Housing market

cyfan92

Well-Known Member
Sep 20, 2011
5,106
7,481
113
Augusta National Golf Club
These companies are buying homes, all cash. Then underwriting 95%+ LTV loans to themselves so they can get debt capital treatment on their balance sheet.

Want to make SFR's slow down. Change capital requirements so it makes them so capital intensive that they are forced to pause new acquisitions.
 

mywayorcyway

Well-Known Member
Mar 1, 2012
1,855
1,684
113
Phoenix
These companies are buying homes, all cash. Then underwriting 95%+ LTV loans to themselves so they can get debt capital treatment on their balance sheet.

Want to make SFR's slow down. Change capital requirements so it makes them so capital intensive that they are forced to pause new acquisitions.
It's frustrating. I can't outbid a company with a billion dollars in assets and I can't write it off in my books like they can. Them buying a house is like me buying a new coat.
 
  • Like
Reactions: agentbear

cycloneworld

Facebook Knows All
SuperFanatic
SuperFanatic T2
Mar 20, 2006
24,614
8,601
113
Urbandale, IA
The OP said the govt won't let another bubble happen. I responded that the govt isn't in control. There is a bubble coming and the govt is not going to be able to stop it. All of your above is true, but I was talking about the bubble. That bubble isn't going to be stopped

People have been saying this for 5 years now and that “bubble” hasn’t popped.

What do you think drastically changes for a correction in home prices - supply or demand? Because supply is low and demand is high which is why prices are increasing. As others have said, this is very, very different than ‘08.
 
  • Like
Reactions: wxman1

Tailg8er

Well-Known Member
Feb 25, 2011
6,513
2,796
113
35
Johnston
There are lots of these kinds of analysis, but they fail to account for the fact that the "average" price of milk in, say, NYC includes things like raw kosher alligator milk for $27/gal. That drives up the average in NYC when it's not even available in Iowa. There was a study done on the UPC level (barcode for a specific item) and found that identical items were typically the same or slightly less expensive in bigger cities. All about economies of scale and efficiencies in logistics. It's easier to deliver 1,000,000 gallons of milk to NYC than it is 10 gallons of that same milk to a little town of 5000 people.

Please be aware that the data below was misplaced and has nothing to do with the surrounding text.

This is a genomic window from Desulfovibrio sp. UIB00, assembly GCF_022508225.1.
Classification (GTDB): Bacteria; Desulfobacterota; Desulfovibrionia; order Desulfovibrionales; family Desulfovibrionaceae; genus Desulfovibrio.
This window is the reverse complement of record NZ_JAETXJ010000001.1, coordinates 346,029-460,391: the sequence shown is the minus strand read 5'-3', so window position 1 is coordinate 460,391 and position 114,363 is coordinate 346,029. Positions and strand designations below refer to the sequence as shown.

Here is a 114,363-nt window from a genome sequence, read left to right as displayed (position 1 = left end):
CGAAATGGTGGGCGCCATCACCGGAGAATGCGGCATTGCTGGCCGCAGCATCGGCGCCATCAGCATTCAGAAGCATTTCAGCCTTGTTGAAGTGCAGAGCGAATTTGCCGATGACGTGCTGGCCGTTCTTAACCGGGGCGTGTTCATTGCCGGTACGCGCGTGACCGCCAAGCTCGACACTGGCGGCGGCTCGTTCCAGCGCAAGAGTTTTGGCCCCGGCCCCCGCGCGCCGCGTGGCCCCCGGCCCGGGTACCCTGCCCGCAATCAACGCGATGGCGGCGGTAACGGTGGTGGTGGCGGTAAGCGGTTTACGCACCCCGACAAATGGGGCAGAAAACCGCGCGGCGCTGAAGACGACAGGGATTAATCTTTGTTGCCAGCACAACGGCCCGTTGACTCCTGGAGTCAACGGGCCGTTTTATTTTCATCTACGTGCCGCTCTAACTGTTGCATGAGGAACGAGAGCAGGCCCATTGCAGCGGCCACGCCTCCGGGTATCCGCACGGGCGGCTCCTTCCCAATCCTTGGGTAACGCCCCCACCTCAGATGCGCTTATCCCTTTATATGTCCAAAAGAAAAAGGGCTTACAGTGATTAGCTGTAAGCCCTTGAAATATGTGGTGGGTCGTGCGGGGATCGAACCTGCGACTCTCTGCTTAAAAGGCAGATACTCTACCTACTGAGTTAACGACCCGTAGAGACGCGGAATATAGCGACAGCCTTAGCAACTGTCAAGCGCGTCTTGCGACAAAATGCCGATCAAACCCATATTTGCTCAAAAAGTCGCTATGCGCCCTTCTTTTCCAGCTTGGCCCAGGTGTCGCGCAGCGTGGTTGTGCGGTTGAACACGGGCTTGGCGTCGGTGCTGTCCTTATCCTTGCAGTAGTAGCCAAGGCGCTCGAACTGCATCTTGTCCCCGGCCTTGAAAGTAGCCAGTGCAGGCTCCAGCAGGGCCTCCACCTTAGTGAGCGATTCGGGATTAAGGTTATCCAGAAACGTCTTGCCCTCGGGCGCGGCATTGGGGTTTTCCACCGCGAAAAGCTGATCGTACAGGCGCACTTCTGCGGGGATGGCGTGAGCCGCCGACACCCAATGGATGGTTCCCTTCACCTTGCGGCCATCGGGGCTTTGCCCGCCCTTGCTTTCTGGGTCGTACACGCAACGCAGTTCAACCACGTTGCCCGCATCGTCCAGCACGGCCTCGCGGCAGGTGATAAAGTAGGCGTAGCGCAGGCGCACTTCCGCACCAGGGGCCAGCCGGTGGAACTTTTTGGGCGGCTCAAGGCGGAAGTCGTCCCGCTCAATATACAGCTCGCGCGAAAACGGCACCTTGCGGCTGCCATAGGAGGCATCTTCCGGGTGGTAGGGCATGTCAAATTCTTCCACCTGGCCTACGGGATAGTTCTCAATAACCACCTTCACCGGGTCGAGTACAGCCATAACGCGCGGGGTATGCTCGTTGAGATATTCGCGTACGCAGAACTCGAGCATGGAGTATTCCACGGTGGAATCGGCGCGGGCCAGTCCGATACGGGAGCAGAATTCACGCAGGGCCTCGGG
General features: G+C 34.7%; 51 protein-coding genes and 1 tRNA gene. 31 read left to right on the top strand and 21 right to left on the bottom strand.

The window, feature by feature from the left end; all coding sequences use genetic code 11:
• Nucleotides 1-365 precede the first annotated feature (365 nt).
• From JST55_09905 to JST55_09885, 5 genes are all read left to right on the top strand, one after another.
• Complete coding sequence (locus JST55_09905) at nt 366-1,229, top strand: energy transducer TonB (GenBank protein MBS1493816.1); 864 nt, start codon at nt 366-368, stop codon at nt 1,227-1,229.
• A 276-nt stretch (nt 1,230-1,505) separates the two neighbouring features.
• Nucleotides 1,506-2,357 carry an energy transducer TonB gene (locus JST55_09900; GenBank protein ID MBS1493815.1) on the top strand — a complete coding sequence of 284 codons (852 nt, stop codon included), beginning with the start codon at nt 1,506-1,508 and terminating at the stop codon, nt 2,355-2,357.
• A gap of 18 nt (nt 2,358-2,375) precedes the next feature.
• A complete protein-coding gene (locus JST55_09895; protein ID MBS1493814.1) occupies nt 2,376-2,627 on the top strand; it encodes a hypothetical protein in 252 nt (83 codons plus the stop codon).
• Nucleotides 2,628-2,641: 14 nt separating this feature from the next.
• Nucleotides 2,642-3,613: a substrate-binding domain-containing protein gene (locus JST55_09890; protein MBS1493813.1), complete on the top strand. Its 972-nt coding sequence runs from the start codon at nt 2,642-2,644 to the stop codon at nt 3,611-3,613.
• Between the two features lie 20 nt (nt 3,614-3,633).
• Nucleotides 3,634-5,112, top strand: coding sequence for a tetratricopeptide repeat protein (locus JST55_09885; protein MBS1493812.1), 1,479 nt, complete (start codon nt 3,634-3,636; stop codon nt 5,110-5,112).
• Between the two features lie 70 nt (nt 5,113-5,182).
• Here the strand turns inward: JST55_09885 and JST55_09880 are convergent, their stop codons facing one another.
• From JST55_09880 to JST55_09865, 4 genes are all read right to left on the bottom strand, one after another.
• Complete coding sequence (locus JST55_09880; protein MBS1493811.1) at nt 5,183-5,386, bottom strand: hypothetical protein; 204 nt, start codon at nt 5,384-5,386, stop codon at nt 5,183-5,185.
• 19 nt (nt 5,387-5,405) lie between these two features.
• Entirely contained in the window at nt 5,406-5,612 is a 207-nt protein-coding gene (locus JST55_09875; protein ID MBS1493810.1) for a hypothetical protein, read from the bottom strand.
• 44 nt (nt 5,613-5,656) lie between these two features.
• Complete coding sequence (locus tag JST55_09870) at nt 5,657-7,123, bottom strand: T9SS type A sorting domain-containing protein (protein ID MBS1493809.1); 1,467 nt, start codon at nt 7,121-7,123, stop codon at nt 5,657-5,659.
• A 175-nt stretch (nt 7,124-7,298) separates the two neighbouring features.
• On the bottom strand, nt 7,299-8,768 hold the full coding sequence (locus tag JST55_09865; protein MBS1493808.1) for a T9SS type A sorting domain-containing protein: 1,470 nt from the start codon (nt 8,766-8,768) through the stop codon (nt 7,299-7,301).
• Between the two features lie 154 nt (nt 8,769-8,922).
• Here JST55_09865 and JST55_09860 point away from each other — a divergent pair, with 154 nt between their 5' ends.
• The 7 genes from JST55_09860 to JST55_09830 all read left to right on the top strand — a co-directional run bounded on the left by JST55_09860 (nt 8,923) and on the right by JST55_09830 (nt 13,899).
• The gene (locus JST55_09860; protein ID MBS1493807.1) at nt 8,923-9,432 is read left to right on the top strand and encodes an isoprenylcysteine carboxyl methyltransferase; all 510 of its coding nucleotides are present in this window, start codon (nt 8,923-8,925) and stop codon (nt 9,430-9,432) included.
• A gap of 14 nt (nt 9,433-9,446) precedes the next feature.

The majority of cost of living differences is in housing. There's also some difference in taxes but that's really it. IMHO.

I don't necessarily disagree with you, but I think it includes more than just home prices/taxes, too. Top of my head things like gas (for cars), electric, water are all higher in California/New York than they are in Iowa. Those are things you pay every month, so obviously would move the needle. (Unless you're including those in your housing comment)

Then just comparing things like prices to go to a movie are higher in those places, too, so I would assume most entertainment would be similar.
 

Gunnerclone

Well-Known Member
Jul 16, 2010
56,523
51,195
113
DSM
People have been saying this for 5 years now and that “bubble” hasn’t popped.

What do you think drastically changes for a correction in home prices - supply or demand? Because supply is low and demand is high which is why prices are increasing. As others have said, this is very, very different than ‘08.

Sir, everything is a bubble that is ready to burst at any second.
 

KnappShack

Well-Known Member
SuperFanatic
SuperFanatic T2
May 26, 2008
13,872
15,382
113
Parts Unknown
I don't necessarily disagree with you, but I think it includes more than just home prices/taxes, too. Top of my head things like gas (for cars), electric, water are all higher in California/New York than they are in Iowa. Those are things you pay every month, so obviously would move the needle. (Unless you're including those in your housing comment)

Then just comparing things like prices to go to a movie are higher in those places, too, so I would assume most entertainment would be similar.

Actually my electric bills were much cheaper in California since I rarely ran the AC (maybe 2 weeks of the year) and never clicked on the heat.

Things are more expensive and some costs like parking, or better yet, valet parking was never in my budget during the Iowa days.

My California salary was also much much higher than Iowa too, but the housing costs eats that up quickly. And if you want to hit games or concerts there's a ton every day of the week. That's a budget hit if you want to partake
 

Gunnerclone

Well-Known Member
Jul 16, 2010
56,523
51,195
113
DSM
Actually my electric bills were much cheaper in California since I rarely ran the AC (maybe 2 weeks of the year) and never clicked on the heat.